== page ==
Gillette, the conference chair, describes Astudillo as “this wonderful, self-proclaimed eco-activist from Venezuela, who’s on the staff of GreenFaith, which is this wonderful environmental faith-based group … doing phenomenal outreach and resourcing all over the place.
“We have the academic professor and much more, and then you’ve got the top denominational leader, and then you’ve got an activist,” Gillette said. “So, it’s a nice variety, and the worship music too.”
Bible study each session will be led by the father-son duo of Dr. Douglas Moo, Professor of Theology at Wheaton College, and Dr. Jonathan Moo, Professor of New Testament and Environmental Studies at Whitworth University.
Gillette is well aware that Zoom fatigue is real, so the first sessions run an hour and a half, and then there is a dinner break of one hour before an evening session with workshops and then an activity, including a concert by LaMotte on Aug. 8. There will be presentations during the dinner hour for people who want to remain engaged.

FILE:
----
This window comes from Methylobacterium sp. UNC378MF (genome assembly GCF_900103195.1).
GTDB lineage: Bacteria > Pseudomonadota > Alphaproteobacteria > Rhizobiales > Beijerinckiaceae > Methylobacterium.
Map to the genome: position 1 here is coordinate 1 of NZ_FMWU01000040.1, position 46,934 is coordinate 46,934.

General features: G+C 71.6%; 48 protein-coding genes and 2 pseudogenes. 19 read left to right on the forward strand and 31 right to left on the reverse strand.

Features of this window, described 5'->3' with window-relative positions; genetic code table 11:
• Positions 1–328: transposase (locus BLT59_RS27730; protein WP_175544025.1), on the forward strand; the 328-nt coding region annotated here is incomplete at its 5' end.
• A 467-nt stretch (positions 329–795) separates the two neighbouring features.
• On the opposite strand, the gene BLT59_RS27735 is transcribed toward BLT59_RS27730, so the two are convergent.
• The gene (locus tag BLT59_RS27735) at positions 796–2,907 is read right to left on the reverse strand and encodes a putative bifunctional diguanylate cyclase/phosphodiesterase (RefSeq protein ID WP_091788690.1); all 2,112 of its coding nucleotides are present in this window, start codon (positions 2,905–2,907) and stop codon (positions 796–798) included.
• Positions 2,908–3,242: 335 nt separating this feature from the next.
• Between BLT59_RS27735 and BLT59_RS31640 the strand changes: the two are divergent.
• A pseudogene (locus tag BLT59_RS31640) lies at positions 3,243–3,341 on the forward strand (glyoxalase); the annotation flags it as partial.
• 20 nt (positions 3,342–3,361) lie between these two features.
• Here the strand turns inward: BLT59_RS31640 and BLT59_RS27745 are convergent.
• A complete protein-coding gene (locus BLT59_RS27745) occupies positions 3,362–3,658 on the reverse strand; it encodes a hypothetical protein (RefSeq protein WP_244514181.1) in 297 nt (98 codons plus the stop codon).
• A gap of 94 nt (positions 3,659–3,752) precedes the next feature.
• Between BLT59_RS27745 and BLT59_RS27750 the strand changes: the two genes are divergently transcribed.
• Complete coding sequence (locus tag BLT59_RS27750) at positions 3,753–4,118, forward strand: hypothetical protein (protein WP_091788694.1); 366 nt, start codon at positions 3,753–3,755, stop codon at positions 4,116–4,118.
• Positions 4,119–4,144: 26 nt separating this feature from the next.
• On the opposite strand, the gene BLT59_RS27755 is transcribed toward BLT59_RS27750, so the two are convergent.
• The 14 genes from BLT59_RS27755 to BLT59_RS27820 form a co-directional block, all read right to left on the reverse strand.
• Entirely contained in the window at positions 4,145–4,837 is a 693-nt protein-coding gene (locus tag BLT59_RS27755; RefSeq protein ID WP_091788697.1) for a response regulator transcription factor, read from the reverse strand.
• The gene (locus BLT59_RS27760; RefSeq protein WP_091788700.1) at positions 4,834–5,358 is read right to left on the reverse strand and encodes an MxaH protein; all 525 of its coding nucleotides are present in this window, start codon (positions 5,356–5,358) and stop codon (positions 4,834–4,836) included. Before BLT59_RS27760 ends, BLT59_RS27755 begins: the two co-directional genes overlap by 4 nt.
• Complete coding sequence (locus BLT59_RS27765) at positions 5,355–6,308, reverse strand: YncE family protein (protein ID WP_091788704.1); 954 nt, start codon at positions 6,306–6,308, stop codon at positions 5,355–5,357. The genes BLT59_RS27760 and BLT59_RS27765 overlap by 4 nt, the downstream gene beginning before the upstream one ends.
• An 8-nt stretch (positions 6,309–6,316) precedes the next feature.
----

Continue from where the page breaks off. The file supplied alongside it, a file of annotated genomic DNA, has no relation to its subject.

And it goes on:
The workshops will also pick up on the buffet-variety theme with offerings including composting, carbon-free dividends, spiritual practices for activists, video resources, Creation care-centered worship and faith formation, and many more topics.
Gillette recalled pastoring a church in Delaware that installed solar panels with the unexpected outcome of an increase in membership.
“People saw those panels and wanted to be part of a church they saw was trying to make a difference in the world, that was concerned about things in the world that they shared,” Gillette said. “Issues of the environment are very much on these people’s minds. And so if we can show that we share that concern, and we’re not only talking about it, but walking it, planting the trees and advocating for government policies, lifestyle issues, all that kind of stuff, I think we could actually help in the renewal of our denomination.
“I think, in a sense, the environment can be a form of evangelism.”